Tripod Sitting

For those who do not know, a tri-pod has three supports that create greater stability than one or two supports (of course).  There are two tripod-like things that can aid in meditation-especially for beginners.  They are a physical tripod and a mental tripod, what I call: Tripod Sitting and Tripod-Focusing.  Today, however, let’s focus on Tripod Sitting.

Tripod Sitting:

Most people who meditate usually sit cross-legged; usually in some form of lotus position (half, quarter or full), Burmese position, or Indian style.  In my opinion, cross-legged positions create the most stability in meditation.  However, some people (myself included when I started out) sometimes sit in these positions in a way that will make it uncomfortable and unstable over time.  Say for example, you sit in the half-lotus position on the floor.  Weight is distributed on every point from your behind to your knees and lower leg is touching the floor.  Oddly enough, having every point touching the floor sounds the most stable.  In practice, it is not (at least for me).  For me, sitting cross-legged on the just the floor caused my body to shift constantly since I got uncomfortable, and sometimes pain set in; especially in my lower back.  What I found stable is having three points sharing the majority of the weight (a Tripod if you will).  The three points when sitting cross-legged are the two knees and the buttocks.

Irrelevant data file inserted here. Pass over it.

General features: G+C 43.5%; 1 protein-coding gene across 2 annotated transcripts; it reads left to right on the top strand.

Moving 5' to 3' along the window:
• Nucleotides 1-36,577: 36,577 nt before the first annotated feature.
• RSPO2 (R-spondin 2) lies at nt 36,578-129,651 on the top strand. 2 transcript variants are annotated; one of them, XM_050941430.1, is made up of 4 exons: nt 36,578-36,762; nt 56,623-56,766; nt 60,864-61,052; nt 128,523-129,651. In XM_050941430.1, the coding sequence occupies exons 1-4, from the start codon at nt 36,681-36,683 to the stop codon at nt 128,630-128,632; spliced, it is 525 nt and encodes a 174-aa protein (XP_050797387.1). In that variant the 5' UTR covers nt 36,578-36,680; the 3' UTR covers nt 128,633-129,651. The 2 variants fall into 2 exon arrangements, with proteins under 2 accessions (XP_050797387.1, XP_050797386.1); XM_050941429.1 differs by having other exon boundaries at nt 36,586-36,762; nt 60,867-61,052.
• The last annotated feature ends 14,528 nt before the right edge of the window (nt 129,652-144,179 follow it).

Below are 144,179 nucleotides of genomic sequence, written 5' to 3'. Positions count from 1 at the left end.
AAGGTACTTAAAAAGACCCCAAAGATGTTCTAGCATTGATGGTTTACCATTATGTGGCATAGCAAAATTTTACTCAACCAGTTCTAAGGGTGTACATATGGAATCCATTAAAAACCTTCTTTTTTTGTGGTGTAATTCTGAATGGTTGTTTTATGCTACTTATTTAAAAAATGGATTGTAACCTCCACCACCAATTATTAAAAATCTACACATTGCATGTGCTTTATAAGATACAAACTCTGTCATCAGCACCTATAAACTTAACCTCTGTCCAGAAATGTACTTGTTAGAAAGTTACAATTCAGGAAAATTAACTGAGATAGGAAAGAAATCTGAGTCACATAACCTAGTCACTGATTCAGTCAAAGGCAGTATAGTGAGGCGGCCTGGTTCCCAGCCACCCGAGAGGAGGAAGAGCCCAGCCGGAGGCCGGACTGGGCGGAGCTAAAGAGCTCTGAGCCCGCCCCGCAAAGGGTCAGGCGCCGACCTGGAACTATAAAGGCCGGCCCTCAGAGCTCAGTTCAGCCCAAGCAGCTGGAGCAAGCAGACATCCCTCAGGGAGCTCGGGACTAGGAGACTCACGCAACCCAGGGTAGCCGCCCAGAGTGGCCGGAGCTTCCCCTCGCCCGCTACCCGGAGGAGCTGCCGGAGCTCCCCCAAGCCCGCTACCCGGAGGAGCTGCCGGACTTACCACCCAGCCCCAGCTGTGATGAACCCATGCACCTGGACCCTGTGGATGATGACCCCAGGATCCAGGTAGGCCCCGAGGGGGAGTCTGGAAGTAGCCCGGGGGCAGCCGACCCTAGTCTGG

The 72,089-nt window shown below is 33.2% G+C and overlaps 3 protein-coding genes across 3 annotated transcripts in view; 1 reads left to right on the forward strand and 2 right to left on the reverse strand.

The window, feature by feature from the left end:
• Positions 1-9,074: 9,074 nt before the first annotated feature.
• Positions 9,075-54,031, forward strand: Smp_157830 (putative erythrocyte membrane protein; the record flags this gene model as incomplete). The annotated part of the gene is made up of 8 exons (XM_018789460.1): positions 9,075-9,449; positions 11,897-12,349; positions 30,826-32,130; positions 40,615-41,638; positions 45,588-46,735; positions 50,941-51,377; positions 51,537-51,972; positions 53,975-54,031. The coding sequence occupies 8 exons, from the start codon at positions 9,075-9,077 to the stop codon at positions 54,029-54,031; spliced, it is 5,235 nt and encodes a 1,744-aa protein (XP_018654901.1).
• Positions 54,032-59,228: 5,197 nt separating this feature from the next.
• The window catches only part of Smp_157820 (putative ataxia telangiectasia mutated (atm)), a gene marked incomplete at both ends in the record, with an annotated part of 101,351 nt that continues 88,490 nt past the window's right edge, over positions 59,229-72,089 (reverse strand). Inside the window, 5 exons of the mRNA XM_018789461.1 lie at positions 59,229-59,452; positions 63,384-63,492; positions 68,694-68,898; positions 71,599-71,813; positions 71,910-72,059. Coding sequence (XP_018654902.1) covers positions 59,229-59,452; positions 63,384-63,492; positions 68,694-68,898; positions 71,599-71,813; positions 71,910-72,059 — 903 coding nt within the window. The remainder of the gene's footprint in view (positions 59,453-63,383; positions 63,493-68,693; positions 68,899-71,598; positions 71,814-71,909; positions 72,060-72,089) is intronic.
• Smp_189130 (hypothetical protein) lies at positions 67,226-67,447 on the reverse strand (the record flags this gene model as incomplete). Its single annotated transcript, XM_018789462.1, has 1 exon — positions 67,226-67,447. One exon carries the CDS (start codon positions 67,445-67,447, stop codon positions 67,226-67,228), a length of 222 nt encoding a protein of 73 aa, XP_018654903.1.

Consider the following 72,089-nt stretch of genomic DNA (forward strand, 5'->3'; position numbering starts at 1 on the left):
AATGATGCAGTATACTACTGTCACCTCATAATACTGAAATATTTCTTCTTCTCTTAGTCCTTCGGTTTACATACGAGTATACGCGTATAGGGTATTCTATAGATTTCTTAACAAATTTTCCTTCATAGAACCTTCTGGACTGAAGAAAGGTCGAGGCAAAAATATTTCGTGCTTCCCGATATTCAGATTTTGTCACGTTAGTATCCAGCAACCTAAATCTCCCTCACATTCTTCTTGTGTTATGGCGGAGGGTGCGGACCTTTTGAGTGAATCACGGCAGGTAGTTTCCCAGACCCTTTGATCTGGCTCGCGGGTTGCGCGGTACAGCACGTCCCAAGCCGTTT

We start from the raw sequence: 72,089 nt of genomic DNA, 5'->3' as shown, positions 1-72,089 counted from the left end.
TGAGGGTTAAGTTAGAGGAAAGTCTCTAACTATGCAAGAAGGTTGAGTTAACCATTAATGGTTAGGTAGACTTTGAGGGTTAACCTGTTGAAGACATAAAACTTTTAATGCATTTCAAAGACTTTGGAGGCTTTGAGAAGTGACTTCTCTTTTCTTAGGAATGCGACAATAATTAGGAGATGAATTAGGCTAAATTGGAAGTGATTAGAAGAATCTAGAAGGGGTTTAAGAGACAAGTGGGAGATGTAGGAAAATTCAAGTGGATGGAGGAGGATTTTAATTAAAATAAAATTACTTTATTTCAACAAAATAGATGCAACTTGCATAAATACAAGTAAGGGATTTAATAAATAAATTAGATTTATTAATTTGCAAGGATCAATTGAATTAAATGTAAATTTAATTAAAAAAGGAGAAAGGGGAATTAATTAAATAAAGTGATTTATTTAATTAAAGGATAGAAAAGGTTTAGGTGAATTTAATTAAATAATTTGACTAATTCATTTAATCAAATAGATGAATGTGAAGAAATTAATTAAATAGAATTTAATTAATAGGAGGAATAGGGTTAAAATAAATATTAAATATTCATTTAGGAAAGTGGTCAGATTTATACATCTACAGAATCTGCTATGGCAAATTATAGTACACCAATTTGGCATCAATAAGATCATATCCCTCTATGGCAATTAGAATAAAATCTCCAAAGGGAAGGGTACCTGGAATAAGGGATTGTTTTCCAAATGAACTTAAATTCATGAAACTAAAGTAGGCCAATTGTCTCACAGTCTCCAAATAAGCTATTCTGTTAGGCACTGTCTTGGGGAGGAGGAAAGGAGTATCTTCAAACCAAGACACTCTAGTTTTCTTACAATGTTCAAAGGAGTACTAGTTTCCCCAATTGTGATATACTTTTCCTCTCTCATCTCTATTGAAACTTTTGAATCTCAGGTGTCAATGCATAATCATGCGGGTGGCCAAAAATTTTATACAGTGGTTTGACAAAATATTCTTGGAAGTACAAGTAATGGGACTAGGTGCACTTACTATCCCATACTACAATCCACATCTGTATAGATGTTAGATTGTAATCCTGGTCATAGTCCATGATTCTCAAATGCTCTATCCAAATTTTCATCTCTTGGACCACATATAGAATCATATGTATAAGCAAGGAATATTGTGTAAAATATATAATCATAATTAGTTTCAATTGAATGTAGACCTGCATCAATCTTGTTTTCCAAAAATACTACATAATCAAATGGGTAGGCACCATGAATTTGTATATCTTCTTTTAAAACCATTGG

It is simple to achieve the tri-pop effect; raising the buttocks off the ground.  By raising the buttock, it puts the weight on it and the two knees, and helps keep the weight off of everything in-between.  It also takes weight off the lower back. Simply sitting on a pillow can create the tripod effect.  However, the thing about pillows is that they flatten overtime. Instead of a pillow, one can use a folded blanket, or a Zafu.  In my experience, a higher pillow or Zafu is more comfortable for sitting in the Burmese position and Indian Style.  For everything else, just being raised up slightly works just as well.  As long as the knees are touching the ground, the tripod effect is created.  If your knees do not touch the ground, add another pillow, or try some butterfly stretches to loosen up the hip muscles so they do.

The Tripod effect creates stability and comfort, and allows the meditator to meditate longer.  It also makes sitting cross-legged easier, as it takes pressure off the thighs and the lower leg.   In my experience meditating, figuring out the tripod effect was perhaps the most important discovery I made.  I could finally meditate without pain :).  I hope it will work for you too!

Happy Meditating!

-Seth

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